Feeds

Microsoft takes a $6.2bn bath with aQuantive web ads write-down

Theres no baby in this horribly expensive water

Reducing security risks from open source software

Microsoft has taken a $6.2bn hit by writing down the value of aQuantive - the mega acquisition Steve Ballmer boasted would transform his company into an online advertising biz.

The Windows software giant suffered the financial blow in its fourth fiscal quarter, which closed at the end of June and the results of which are due to be announced this month. Microsoft is now expected to report a loss for Q4, which had been expected to make a $5.3bn net profit

aQuantive was, until Skype last year, Microsoft’s biggest single corporate purchase: it paid $6.3bn for the digital marketing group in August 2007 just before the economic bubble burst.

The acquisition was supposed to make Microsoft an online advertising powerhouse, serving ads through coordinated and interactive campaigns for clients that would span Xbox Live, Windows Live, Office Live and MSN.

It was supposed to be Microsoft's answer to the Google online ads juggernaut - specifically countering Google's purchase of advert-delivery network DoubleClick for $3.1bn in April 2007. Microsoft had called for a US government investigation of the DoubleClick purchase; when that failed, it seems, the software titan succumbed to growing pressure by making an ads deal of its own.

Microsoft chief executive Steve Ballmer promised to turn his company into an advertising biz, calling it the next evolution in Microsoft's online ads strategy. He answered skeptics by saying Microsoft had no choice but to make "big bets" and to execute its master plan "very well".

In announcing the deal, he said Microsoft was "intensely committed" to maximising the "digital advertising opportunity for all".

However, the Windows 8 giant said this Monday that the acquisition hadn’t accelerated growth to the degree anticipated. Also, worryingly, expectations for future growth and profitability for the Online Services Division – home to Bing – are lower than previous estimates. Online Services is one of the weakest performing parts of Microsoft’s business divisions, dipping in and out of the red.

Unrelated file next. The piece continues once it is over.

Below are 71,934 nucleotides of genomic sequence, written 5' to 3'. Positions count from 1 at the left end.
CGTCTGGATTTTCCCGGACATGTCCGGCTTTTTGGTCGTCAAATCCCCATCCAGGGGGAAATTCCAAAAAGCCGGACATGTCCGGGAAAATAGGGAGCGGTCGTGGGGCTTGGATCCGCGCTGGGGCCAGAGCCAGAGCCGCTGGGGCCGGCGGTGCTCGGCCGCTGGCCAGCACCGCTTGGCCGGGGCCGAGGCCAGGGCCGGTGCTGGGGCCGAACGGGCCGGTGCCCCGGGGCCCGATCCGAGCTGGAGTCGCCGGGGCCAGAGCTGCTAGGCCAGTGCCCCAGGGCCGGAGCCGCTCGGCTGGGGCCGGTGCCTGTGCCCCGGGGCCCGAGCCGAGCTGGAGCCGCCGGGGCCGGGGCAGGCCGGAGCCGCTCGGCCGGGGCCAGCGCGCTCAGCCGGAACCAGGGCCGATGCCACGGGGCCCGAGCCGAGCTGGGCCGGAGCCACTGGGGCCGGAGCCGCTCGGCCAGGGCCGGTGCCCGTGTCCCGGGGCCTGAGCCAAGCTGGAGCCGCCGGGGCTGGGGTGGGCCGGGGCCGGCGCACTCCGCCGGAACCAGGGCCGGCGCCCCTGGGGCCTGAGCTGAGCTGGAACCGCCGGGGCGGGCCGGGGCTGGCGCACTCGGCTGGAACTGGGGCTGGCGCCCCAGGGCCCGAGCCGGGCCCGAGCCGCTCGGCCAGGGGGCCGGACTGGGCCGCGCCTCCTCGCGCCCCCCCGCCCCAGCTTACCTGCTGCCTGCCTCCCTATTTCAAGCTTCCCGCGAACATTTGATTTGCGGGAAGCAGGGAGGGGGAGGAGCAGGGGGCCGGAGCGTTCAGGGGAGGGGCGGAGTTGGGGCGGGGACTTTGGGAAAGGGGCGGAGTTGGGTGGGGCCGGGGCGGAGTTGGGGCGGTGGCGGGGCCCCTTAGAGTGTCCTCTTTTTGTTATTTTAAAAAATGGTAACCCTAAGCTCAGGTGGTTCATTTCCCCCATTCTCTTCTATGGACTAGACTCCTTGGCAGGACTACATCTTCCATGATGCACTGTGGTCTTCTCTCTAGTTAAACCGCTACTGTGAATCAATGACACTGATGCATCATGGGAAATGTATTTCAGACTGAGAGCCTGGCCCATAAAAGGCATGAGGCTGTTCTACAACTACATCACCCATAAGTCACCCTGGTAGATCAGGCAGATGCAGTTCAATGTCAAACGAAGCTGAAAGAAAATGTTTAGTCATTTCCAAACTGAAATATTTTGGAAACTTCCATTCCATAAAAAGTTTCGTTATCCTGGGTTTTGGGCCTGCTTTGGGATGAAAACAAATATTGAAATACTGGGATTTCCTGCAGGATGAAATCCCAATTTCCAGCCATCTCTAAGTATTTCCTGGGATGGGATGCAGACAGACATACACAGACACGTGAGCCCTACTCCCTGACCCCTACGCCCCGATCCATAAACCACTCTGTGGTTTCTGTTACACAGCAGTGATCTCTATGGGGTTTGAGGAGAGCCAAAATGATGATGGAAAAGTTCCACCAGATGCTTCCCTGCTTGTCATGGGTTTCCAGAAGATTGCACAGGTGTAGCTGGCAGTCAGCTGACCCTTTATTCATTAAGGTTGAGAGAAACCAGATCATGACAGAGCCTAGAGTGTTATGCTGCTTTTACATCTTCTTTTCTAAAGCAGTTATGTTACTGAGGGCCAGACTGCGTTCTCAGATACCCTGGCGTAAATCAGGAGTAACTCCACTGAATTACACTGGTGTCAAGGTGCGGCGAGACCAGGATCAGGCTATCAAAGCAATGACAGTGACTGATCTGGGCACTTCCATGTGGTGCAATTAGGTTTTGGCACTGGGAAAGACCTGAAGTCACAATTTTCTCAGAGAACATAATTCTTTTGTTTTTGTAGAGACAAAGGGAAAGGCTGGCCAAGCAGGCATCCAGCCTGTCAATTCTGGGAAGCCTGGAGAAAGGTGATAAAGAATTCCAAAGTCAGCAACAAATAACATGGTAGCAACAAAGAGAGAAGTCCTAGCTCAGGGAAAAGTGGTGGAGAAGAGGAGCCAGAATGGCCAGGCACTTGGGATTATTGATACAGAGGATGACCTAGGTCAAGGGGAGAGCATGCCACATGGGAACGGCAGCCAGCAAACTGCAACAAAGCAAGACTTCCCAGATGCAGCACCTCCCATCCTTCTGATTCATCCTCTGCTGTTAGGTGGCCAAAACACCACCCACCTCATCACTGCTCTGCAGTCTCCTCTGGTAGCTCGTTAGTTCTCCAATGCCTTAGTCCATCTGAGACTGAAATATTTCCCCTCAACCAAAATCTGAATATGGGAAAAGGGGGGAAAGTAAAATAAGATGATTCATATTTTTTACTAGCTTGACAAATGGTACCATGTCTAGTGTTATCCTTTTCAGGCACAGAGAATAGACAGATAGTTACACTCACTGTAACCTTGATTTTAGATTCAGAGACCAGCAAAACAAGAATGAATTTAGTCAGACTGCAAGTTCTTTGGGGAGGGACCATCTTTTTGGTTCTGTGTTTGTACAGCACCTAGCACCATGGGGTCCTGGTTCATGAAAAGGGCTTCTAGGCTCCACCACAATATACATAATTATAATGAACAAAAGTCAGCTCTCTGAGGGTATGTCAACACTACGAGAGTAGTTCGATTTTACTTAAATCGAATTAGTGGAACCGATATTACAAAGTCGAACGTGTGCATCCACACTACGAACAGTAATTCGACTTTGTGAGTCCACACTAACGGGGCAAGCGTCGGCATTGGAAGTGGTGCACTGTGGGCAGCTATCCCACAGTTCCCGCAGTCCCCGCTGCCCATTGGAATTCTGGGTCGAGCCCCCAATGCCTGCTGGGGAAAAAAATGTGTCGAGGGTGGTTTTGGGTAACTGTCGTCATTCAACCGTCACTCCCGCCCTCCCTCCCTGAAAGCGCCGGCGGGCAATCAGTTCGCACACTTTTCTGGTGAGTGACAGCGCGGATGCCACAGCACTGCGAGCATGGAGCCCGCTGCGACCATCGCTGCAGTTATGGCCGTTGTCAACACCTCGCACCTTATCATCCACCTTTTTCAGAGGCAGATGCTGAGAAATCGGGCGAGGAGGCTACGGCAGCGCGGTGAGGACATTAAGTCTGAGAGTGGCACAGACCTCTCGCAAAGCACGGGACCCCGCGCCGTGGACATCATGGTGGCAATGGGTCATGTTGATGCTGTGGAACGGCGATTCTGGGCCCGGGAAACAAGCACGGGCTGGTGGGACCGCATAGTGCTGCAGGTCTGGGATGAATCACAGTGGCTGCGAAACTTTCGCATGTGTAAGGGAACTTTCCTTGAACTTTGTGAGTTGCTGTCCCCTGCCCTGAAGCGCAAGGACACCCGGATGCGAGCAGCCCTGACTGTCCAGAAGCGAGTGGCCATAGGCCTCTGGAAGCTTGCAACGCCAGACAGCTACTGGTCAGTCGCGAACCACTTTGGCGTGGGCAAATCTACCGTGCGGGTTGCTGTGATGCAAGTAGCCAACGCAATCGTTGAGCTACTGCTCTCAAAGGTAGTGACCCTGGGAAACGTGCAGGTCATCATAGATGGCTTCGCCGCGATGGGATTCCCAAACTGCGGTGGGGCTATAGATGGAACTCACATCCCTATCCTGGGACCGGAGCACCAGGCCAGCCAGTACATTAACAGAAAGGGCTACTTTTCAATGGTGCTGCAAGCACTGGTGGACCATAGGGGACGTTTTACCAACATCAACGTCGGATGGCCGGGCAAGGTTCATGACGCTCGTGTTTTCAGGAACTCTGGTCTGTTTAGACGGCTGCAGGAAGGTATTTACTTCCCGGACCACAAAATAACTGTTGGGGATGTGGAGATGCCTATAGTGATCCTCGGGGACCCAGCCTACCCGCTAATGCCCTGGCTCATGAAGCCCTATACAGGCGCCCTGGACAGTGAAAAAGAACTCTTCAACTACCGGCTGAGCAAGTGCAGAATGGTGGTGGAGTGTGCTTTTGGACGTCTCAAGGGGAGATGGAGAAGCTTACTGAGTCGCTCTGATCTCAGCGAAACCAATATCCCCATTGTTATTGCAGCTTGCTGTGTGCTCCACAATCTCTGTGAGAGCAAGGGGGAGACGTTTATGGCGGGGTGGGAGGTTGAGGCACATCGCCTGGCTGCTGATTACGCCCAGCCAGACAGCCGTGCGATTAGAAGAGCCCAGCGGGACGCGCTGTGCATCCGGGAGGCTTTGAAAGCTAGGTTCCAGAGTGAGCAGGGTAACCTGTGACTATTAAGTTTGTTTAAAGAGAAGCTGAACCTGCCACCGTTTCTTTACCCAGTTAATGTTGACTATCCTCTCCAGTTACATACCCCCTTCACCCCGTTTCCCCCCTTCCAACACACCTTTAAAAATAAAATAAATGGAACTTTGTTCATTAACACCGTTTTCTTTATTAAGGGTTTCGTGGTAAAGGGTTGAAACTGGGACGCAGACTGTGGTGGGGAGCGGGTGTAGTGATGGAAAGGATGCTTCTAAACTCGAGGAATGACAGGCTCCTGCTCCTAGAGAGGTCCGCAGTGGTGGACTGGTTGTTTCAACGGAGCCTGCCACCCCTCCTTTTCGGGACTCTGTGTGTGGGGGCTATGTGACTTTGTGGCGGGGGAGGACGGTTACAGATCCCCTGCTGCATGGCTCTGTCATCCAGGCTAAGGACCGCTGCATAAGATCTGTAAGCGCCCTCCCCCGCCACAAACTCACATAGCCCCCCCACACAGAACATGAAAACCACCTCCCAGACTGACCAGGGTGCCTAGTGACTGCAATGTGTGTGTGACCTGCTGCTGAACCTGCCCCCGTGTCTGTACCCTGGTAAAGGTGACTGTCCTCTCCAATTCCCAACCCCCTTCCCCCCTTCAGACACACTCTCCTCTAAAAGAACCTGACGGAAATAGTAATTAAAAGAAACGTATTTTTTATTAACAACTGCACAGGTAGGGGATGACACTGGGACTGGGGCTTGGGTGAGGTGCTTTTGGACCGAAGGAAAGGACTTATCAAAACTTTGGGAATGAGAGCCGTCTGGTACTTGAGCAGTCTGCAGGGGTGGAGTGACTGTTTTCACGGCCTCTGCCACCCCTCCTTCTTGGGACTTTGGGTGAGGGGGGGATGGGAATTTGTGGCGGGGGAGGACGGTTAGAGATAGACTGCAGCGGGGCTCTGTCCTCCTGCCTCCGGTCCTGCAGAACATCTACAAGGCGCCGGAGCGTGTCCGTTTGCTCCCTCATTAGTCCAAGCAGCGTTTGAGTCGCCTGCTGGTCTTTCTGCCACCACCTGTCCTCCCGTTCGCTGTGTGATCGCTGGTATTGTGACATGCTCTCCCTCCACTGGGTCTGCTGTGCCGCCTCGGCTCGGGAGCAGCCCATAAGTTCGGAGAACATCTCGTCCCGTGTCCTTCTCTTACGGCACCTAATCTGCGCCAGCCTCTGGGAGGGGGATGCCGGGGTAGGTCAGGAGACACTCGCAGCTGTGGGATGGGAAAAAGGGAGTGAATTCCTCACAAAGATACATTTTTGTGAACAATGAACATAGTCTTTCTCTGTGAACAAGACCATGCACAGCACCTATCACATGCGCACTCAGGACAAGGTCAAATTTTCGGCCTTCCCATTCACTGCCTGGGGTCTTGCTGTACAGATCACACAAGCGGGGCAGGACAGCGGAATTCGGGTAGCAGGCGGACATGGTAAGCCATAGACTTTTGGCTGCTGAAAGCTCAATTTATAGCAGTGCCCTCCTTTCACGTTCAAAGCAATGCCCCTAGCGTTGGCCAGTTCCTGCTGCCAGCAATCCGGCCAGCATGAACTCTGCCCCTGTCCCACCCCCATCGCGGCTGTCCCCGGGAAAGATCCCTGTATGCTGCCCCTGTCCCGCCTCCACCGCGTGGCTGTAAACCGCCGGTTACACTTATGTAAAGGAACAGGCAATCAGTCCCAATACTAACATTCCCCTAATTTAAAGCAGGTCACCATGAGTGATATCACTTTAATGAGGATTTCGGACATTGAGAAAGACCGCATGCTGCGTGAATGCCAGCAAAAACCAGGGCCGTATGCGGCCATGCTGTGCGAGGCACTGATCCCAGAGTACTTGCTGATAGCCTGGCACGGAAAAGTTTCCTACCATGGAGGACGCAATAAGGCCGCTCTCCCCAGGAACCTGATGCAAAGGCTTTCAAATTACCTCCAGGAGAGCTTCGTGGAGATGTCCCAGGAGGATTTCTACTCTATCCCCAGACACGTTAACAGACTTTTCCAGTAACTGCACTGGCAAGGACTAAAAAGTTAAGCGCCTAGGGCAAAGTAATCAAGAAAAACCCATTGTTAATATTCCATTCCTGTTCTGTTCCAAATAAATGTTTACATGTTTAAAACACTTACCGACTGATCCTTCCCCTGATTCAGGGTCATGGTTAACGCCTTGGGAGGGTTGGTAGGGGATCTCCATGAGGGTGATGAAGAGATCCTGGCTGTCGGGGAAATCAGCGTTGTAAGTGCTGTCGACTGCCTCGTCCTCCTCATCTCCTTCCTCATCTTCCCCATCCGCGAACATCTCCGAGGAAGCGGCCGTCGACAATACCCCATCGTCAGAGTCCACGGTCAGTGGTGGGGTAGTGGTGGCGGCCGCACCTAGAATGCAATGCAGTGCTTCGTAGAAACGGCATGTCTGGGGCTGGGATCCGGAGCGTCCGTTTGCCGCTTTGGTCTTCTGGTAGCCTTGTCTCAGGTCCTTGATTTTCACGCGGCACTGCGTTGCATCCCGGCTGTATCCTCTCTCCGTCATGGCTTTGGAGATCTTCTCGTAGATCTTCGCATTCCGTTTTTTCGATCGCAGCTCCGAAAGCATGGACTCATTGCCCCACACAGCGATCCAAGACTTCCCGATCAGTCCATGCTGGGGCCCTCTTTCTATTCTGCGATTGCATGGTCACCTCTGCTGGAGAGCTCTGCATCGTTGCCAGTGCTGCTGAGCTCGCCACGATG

The aQuantive deal had given Microsoft media planning and buying capabilities, interactive advertising agency Avenue A/Razorfish, and advertising tools. So committed was Microsoft that it passed control of all its advertising activities to aQuantive chief executive Brian McAndrews.

A year after the deal, though, McAndrews was gone and aQuantive staff complained they were being marginalised. In 2009 Microsoft sold Razorfish for $530m. ®

Mobile application security vulnerability report

More from The Register

next story
BBC goes offline in MASSIVE COCKUP: Stephen Fry partly muzzled
Auntie tight-lipped as major outage rolls on
iPad? More like iFAD: We reveal why Apple fell into IBM's arms
But never fear fanbois, you're still lapping up iPhones, Macs
Nadella: Apps must run on ALL WINDOWS – PCs, slabs and mobes
Phone egg, meet desktop chicken - your mother
HP, Microsoft prove it again: Big Business doesn't create jobs
SMEs get lip service - what they need is dinner at the Club
White? Male? You work in tech? Let us guess ... Twitter? We KNEW it!
Grim diversity numbers dumped alongside Facebook earnings
ITC: Seagate and LSI can infringe Realtek patents because Realtek isn't in the US
Land of the (get off scot) free, when it's a foreign owner
Dude, you're getting a Dell – with BITCOIN: IT giant slurps cryptocash
1. Buy PC with Bitcoin. 2. Mine more coins. 3. Goto step 1
There's NOTHING on TV in Europe – American video DOMINATES
Even France's mega subsidies don't stop US content onslaught
You! Pirate! Stop pirating, or we shall admonish you politely. Repeatedly, if necessary
And we shall go about telling people you smell. No, not really
prev story

Whitepapers

Designing a Defense for Mobile Applications
Learn about the various considerations for defending mobile applications - from the application architecture itself to the myriad testing technologies.
How modern custom applications can spur business growth
Learn how to create, deploy and manage custom applications without consuming or expanding the need for scarce, expensive IT resources.
Reducing security risks from open source software
Follow a few strategies and your organization can gain the full benefits of open source and the cloud without compromising the security of your applications.
Boost IT visibility and business value
How building a great service catalog relieves pressure points and demonstrates the value of IT service management.
Consolidation: the foundation for IT and business transformation
In this whitepaper learn how effective consolidation of IT and business resources can enable multiple, meaningful business benefits.